CCSS: Multiply a whole number of up to four digits by a one-digit whole number, and multiply two two-digit numbers, using strategies based on place value and the properties of operations. Illustrate and explain the calculation by using equations, rectangular arrays and/or area models. Find whole-number quotients and remainders with up to four-digit dividends and one-digit divisors, using strategies based on place value, the properties of operations and/or the relationship between multiplication and division. Illustrate and explain the calculation by using equations, rectangular arrays and/or area models.

    In fourth grade, students are scaffolding concepts learned in prior grades as well as preparing for state tests. Using is recommended throughout the year. breaks down each grade level by learning strand. Within each strand, you can solve problems and play games to enhance skills, as well.

    Learning a game for each concept is especially important now to keep students interested and motivated. Creating their own games is especially useful and challenging to them. With all the test prep in this grade, these activities will enhance learning. Students should be encouraged to keep all their games handy and to use internet games as well to master skills. At this grade level, you will begin to see many well thought out board games to use repeatedly during the school year.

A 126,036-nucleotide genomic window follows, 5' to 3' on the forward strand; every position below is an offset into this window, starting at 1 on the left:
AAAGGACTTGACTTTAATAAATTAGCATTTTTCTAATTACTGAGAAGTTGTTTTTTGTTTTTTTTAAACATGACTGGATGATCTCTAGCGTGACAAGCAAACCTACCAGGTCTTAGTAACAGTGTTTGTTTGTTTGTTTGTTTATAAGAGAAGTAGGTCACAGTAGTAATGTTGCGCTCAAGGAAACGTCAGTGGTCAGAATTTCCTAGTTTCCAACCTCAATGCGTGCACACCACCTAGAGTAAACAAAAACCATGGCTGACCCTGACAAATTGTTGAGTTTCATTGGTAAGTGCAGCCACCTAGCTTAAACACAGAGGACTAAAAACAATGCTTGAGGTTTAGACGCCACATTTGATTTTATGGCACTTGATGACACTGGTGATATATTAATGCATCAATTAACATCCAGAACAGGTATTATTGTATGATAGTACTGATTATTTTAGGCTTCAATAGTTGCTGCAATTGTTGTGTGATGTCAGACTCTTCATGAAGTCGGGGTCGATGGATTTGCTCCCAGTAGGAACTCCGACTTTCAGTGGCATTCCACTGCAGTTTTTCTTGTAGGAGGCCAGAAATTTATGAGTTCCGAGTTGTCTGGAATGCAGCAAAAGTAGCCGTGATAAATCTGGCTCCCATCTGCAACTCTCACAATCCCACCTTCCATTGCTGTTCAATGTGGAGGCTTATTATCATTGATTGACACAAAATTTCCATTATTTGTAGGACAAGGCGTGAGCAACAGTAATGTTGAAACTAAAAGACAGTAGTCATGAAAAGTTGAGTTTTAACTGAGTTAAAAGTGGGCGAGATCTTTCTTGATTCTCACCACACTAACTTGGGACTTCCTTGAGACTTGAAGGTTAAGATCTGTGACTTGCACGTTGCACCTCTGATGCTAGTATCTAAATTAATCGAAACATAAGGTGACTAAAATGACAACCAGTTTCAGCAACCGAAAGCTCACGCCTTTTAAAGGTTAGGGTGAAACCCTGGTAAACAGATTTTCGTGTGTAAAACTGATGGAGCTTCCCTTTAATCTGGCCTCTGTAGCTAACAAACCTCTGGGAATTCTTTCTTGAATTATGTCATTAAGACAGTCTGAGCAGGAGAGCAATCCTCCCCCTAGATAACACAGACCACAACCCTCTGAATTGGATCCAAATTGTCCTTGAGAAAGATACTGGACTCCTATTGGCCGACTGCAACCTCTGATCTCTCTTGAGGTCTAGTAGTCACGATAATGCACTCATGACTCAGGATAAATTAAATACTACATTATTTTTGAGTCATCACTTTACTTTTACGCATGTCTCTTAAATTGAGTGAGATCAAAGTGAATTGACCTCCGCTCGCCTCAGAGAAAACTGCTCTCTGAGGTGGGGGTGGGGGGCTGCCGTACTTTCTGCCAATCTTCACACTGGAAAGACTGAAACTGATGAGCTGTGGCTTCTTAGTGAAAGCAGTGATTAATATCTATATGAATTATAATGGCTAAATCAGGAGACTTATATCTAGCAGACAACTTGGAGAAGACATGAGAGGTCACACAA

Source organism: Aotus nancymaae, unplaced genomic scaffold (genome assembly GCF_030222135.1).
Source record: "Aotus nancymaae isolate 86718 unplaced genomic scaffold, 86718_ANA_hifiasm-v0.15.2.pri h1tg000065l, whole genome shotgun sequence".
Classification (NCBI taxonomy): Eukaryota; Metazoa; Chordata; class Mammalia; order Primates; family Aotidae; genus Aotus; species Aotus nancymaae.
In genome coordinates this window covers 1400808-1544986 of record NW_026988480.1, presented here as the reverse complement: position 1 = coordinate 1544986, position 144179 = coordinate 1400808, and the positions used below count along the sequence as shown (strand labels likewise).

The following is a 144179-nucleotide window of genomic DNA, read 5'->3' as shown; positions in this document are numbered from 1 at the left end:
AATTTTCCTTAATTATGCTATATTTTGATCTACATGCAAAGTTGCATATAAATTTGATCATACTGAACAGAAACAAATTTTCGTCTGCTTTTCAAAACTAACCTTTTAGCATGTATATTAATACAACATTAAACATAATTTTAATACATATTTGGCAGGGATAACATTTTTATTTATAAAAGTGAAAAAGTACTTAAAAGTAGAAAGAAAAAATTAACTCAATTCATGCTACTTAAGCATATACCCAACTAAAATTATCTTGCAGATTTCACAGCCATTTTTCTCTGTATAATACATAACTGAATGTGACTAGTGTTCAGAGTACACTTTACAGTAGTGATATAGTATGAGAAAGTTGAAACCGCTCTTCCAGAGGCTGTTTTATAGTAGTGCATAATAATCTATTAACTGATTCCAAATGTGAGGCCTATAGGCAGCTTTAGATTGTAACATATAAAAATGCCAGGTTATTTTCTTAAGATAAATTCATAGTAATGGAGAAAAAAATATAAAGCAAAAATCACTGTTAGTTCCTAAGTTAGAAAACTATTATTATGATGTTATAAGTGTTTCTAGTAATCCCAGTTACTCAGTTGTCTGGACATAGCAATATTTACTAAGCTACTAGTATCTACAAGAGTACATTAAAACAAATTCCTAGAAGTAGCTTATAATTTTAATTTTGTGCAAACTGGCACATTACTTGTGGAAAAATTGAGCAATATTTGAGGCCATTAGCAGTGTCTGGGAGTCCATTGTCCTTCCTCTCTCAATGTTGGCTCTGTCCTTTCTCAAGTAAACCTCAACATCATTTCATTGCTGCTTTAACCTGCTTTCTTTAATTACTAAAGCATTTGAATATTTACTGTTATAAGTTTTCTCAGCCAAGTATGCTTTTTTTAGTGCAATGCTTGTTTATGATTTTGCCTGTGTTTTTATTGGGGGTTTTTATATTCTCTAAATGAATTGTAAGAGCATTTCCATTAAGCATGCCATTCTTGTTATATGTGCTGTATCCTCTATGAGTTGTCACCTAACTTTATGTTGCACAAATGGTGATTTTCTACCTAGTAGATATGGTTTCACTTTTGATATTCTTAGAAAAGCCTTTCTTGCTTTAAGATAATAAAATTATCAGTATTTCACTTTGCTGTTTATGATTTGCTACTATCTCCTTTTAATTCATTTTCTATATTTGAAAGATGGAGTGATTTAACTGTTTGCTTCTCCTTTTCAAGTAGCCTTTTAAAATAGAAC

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    Fifth Grade

    CCSS: Add and subtract fractions with unlike denominators (including mixed numbers) by replacing given fractions with equivalent fractions in such a way as to produce an equivalent sum or difference of fractions with like denominators. For example, 2/3 + 5/4 = 8/12 + 15/12 = 23/12. (In general, a/b + c/d = (ad + bc)/bd.) Explain patterns in the number of zeros of the product when multiplying a number by powers of 10, and explain patterns in the placement of the decimal point when a decimal is multiplied or divided by a power of 10. Use whole-number exponents to denote powers of 10.

    By fifth grade, students continue to learn more complicated, higher order thinking math problems. Often in this grade, students are lost once algebra is introduced and more difficult geometry problems are required. Using, and provide many fun games to reinforce these skills.

    It may be a good time to use daily as a warmup and use videos to enhance understanding. MathPlayground videos are organized by content strand and make very simple presentations of each skill.

    As students are getting ready for middle school, it is still important to refine their skills and allow them to gain confidence in their mathematical ability. This is a good time to allow students to make math games as an independent study project or a listed free time activity. Students begin to enjoy making games and claiming ownership of their learning.

    The lessons and math games for each grade level are endless. It is important that teachers become familiar with websites that can enhance student learning while keeping their interest high. Teachers show children they are lifelong learners and this type of activity and knowledge encourages them to be as well.

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Math Games for Elementary Students

Get your students engaged with math, from Kindergarten to Grade 5!
  1. Using Math Games in Elementary Grades
  2. Math Game to Enrich Teaching: Create a Math Board Game